Recent violent tragedies in churches around our country remind us of our vulnerability. This can be a frightening time to lead a church. I know a lot of pastors who have their head on a swivel right now.
In my opinion, it’s not an armed gunman that poses the greatest threat to churches and pastors. The odds of an attack by a terrorist at your church are miniscule. But on a daily basis, you are exposed to grave danger. Churches are scrambling to put security in place and they should. But be aware that there are 1,000 ways the devil seeks to destroy you and your church and none of them involve guns. While we should have a security plan in place, it is absolutely crucial that every pastor protect themselves against less obvious, but just as deadly attacks.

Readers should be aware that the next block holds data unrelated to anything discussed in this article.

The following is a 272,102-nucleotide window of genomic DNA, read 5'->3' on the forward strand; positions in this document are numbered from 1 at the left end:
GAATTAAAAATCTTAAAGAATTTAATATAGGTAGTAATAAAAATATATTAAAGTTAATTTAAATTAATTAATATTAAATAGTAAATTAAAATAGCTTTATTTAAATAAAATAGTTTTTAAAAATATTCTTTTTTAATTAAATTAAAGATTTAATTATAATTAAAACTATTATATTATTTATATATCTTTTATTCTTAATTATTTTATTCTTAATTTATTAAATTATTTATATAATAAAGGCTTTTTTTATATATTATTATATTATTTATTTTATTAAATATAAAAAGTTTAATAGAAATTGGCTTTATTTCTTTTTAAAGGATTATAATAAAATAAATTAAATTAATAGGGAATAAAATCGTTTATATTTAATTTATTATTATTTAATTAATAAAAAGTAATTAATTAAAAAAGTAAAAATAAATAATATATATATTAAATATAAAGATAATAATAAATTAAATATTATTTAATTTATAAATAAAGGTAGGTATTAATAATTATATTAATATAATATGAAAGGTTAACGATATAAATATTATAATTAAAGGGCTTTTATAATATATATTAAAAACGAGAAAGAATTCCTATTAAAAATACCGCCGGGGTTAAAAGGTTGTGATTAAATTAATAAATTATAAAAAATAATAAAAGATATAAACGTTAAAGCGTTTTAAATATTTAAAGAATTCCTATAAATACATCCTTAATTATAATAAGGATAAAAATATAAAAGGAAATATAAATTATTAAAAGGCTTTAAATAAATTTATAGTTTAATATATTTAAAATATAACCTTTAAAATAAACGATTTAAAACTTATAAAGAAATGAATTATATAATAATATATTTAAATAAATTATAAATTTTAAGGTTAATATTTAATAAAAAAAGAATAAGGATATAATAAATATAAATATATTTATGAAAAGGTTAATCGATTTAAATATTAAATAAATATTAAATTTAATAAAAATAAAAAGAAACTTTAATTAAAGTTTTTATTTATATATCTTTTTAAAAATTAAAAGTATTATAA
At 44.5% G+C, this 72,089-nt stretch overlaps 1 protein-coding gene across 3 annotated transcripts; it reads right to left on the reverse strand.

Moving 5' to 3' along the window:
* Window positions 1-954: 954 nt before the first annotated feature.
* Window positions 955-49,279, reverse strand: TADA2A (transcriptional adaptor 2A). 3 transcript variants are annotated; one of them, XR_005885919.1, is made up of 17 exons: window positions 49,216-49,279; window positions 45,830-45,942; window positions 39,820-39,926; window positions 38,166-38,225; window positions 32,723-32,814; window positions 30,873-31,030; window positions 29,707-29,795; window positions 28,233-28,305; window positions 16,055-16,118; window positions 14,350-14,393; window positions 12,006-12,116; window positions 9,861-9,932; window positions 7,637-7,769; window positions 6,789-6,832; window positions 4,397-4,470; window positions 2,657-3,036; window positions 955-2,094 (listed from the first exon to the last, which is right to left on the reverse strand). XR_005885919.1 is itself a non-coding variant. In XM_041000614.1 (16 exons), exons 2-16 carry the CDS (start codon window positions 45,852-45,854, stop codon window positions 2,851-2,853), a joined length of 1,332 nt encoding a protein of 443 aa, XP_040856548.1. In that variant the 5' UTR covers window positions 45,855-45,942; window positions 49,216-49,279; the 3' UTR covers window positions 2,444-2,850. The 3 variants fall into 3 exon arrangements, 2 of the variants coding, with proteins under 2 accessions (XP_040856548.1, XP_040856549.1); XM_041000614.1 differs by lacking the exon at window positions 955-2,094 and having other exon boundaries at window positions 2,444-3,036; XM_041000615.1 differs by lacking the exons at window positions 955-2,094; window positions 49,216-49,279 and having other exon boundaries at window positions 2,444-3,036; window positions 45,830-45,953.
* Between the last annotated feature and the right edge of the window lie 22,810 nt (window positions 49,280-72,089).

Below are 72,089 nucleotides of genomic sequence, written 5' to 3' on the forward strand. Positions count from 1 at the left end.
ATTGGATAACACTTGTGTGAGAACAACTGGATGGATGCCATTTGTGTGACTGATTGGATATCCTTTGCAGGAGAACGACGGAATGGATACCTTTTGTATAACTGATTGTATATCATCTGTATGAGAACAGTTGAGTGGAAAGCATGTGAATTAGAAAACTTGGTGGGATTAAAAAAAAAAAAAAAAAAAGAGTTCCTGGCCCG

My original plan for this article was to create a list of potential hazards and write a paragraph about each. I came up with 13. As I dialogued with some friends, it became apparent that the topic deserves a little more. So, I’ll launch with the original plan and then proceed with more in-depth ideas.
Pastors, look out for…
Ministry becoming a business. Like any other job, ministry can be stressful. After years of dealing with highly important issues of eternal nature, we can devolve things into a bottom line – and that bottom line isn’t souls saved. We must pay the bills. Especially in larger churches, legal matters, real estate, tax laws and human resources concerns can blind us to the spiritual nature of our work. When this happens, we will soon find ourselves disheartened. God did not call us to run a business. Although the church must be viewed as a business that runs above reproach, ministry is spiritual at its core and must function that way.